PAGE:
Separation of individual rare earth elements (REE) is often regarded as the most difficult processing step in the production of high-purity rare earth oxides for end-use technology applications due to their inherent chemical similarities. Current industrial REE separation practices utilize solvent extraction with organophosphorus extractants, a complex process plagued by poor adjacent-lanthanide selectivity, excessive chemical reagent consumption, and adverse environmental impacts. Consequently, research efforts within the Critical Materials Institute (CMI) are aimed at the development of alternative REE separation technologies that improve economic viability and environmental sustainability to enable domestic supply diversification. Recent efforts have focused on electroneutral solvating diglycolamide (DGA) extractants as an alternative method for the separation and purification of critical rare earth elements. DGAs offer distinct advantages over traditional phosphonic acid extractants used in separations including elimination of saponification to achieve high recovery in a solvent extraction cascade and improved adjacent-lanthanide separation factors, ultimately requiring fewer solvent extraction stages to facilitate the required separations. Novel DGA extractants have been synthesized and tested to maintain high intra-lanthanide selectivity, high organic-phase loading capacity, and proper phase dispersion behavior for high throughput separations. In this paper, solvent extraction cascade design principles have been tested using the well-known DGA N,N,N’,N’-tetraoctyldiglycolamide as the first test case to validate separation performance in counter-current solvent extraction equipment to obtain high degrees of REE recovery and purity. Finally, challenges and ongoing research associated with this family of neutral extractants are evaluated within the context of domestic rare earth oxide production from bastnäsite ore.

 

4:30 PM

Enhancing the Recovery of Rare Earths and Phosphate Enriched By-Product from Monazite Ore via Sulfuric Acid Baking with Additives

Tarek Mohammed, College of Science, Technology, Engineering and Mathematics, Murdoch University; Andro Tomas, College of Science, Technology, Engineering and Mathematics, Murdoch University; Gamini Senanayake, College of Science, Technology, Engineering and Mathematics, Murdoch University; Wensheng Zhang, Hydrometallurgy Innovation, CSIRO Mineral Resources

Monazite, a rare earth phosphate mineral, is the second most important primary source of REEs for increasing demand in modern technologies. Current technologies for processing monazite ore using sulfuric acid are primarily focused on REE recovery. However, these technologies result in the loss of phosphorus in waste streams, which impedes downstream REE recovery processes. Therefore, there is a need for efficient processing methods that could recover both REEs and phosphorus from monazite ore. This study presents a method for recovering both REEs and phosphorus as iron phosphate battery precursor from monazite ore by sulfuric acid baking with the addition of sulfate salts. The leaching efficiency of REEs and P varied depending on the additives used, with the highest efficiencies observed for the ferric sulfate system. As the temperature increased, the leaching efficiency of REEs and P decreased when baking with no additive. However, the addition of ferric sulfate salt to the baking reactants improved leaching efficiency of REEs and favourably enriched P in the residue for subsequent processing as battery precursor (FePO4). The XRD confirmed the successful constraining of P and Fe in the residue while more than 95% REEs were selectively leached. The results suggest that this method can be a promising alternative to conventional methods for processing monazite ore. An integrated flowsheet was proposed to produce a marketable REO product of over 99% purity.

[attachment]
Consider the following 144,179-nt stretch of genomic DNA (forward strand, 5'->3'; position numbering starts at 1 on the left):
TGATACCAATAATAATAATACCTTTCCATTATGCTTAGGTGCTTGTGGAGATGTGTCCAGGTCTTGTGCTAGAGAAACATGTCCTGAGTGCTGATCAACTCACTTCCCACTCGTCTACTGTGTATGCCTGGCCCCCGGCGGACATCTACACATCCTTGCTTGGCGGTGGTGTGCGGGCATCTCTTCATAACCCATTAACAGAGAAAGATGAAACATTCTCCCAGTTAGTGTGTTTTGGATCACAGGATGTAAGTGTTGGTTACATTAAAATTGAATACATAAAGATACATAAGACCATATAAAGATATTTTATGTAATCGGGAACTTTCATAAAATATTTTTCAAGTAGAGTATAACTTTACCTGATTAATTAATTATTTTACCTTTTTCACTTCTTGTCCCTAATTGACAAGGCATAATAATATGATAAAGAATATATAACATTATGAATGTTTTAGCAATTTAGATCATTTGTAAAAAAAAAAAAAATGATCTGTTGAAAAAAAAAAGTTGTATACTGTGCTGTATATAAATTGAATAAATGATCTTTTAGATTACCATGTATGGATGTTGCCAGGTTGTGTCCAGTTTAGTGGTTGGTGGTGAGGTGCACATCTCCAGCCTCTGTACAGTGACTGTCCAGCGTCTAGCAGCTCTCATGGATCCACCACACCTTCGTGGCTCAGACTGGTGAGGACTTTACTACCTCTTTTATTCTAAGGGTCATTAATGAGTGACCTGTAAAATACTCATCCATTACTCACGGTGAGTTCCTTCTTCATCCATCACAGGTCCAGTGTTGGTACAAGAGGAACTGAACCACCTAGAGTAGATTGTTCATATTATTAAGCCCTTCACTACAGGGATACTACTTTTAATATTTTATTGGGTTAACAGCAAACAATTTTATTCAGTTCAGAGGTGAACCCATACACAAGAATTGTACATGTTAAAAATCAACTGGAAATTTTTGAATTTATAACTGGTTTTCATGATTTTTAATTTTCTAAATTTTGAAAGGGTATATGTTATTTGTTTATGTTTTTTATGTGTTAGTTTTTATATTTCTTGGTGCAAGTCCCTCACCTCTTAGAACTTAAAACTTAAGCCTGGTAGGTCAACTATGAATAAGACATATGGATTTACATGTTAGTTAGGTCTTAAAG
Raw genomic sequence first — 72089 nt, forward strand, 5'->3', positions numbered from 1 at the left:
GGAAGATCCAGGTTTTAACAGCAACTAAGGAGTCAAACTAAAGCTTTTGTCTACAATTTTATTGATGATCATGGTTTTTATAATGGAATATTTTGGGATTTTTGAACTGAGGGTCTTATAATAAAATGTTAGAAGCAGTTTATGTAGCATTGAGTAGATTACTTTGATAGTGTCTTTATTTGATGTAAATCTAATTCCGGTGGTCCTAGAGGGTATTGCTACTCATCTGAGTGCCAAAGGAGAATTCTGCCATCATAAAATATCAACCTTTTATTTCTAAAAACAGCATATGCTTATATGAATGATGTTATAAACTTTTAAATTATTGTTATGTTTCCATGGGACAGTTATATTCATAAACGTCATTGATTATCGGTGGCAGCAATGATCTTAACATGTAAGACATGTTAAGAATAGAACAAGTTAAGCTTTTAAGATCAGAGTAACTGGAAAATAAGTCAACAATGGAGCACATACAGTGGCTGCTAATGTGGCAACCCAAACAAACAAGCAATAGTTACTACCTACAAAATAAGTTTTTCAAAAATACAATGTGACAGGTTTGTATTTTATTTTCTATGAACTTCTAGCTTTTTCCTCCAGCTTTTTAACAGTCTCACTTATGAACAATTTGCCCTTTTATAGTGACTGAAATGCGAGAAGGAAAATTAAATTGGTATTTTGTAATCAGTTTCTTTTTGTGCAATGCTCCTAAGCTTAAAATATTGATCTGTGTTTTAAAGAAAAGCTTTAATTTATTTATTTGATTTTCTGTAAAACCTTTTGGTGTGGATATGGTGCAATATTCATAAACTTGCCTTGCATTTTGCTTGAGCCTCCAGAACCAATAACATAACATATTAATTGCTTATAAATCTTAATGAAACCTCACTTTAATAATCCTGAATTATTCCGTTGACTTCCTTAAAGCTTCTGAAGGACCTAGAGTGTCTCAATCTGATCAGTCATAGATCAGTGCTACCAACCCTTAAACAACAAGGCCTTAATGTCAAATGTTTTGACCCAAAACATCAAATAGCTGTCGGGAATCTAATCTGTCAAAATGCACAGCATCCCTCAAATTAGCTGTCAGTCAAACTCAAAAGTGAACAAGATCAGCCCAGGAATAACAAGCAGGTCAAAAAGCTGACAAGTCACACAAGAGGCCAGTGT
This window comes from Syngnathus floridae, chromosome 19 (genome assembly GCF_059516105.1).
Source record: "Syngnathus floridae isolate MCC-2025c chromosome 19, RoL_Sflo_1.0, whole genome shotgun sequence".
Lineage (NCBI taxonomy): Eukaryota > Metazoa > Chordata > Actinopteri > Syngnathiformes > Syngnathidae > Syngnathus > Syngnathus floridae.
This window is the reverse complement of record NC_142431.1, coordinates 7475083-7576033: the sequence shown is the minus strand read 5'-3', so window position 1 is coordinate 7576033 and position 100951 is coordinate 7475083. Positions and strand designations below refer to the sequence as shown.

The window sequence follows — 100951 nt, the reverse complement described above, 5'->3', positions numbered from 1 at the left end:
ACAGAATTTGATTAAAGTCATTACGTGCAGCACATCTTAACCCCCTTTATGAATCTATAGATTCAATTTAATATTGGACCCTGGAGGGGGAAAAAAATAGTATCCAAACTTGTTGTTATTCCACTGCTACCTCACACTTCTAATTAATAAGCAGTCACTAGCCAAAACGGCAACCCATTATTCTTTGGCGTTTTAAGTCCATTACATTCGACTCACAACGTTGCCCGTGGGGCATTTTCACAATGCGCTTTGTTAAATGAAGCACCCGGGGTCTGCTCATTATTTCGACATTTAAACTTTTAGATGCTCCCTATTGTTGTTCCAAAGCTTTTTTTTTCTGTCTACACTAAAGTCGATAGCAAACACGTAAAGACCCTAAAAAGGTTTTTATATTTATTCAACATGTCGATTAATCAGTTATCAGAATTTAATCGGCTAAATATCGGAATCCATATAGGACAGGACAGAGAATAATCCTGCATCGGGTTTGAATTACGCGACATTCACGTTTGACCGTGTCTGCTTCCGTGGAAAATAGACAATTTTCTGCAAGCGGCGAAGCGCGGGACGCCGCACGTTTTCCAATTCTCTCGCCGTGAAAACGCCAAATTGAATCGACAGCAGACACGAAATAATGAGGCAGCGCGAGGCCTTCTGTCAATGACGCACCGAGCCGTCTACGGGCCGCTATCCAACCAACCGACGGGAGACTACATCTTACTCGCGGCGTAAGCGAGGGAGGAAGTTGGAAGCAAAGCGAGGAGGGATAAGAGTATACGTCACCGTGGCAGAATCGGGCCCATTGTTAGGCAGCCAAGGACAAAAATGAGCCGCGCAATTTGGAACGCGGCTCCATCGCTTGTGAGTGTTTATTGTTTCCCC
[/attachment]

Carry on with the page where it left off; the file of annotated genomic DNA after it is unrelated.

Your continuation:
5:00 PM

The Use of Hydrogen Peroxide to Inhibit Silicon Co-Extraction with Iron during Slag Leaching-M2-6

Michael Caplan, Kroll Institute for Extractive Metallurgy, Colorado School of Mines; Corby Anderson, Kroll Institute for Extractive Metallurgy, Colorado School of Mines; Erik Spiller, Kroll Institute for Extractive Metallurgy, Colorado School of Mines; Roberto Huamani, Universidad Nacional de San Agustin de Arequipa

The extraction of silicon and iron commonly pose problems during hydrometallurgical leaching. These problems generally arise during downstream processing where iron can co-extract with target elements and silicon-based gels can hinder processing. This work presents a mechanism by which hydrogen peroxide can be used to suppress iron and silicon extraction during leaching of pyrometallurgical slags with sulfuric acid. Ferro-silicates are common in slags, therefore the extraction of iron and silicon by leaching in slags is linked. By increasing the oxidizing environment during leaching, the thermodynamically favored iron bearing species becomes solid. This reduces the degradation of the ferro-silicates in slag, which reduced the silicon available for extraction. This work supports this mechanism by leaching a mixture of copper reverberatory slag and lead blast furnace slag with sulfuric acid and hydrogen peroxide. The presence of hydrogen peroxide suppressed the extraction of both iron and silicon.

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UofA” 1=”SME” 2=”Student” 3=”Chapter” 4=”28th” 5=”Annual” 6=”Diggers” 7=”and” 8=”Duffers” 9=”Golf” 10=”Tournament

” 11=”

Saturday,” 12=”December” 13=”2,” 14=”2023

” 15=”

6:00″ 16=”am

” 17=”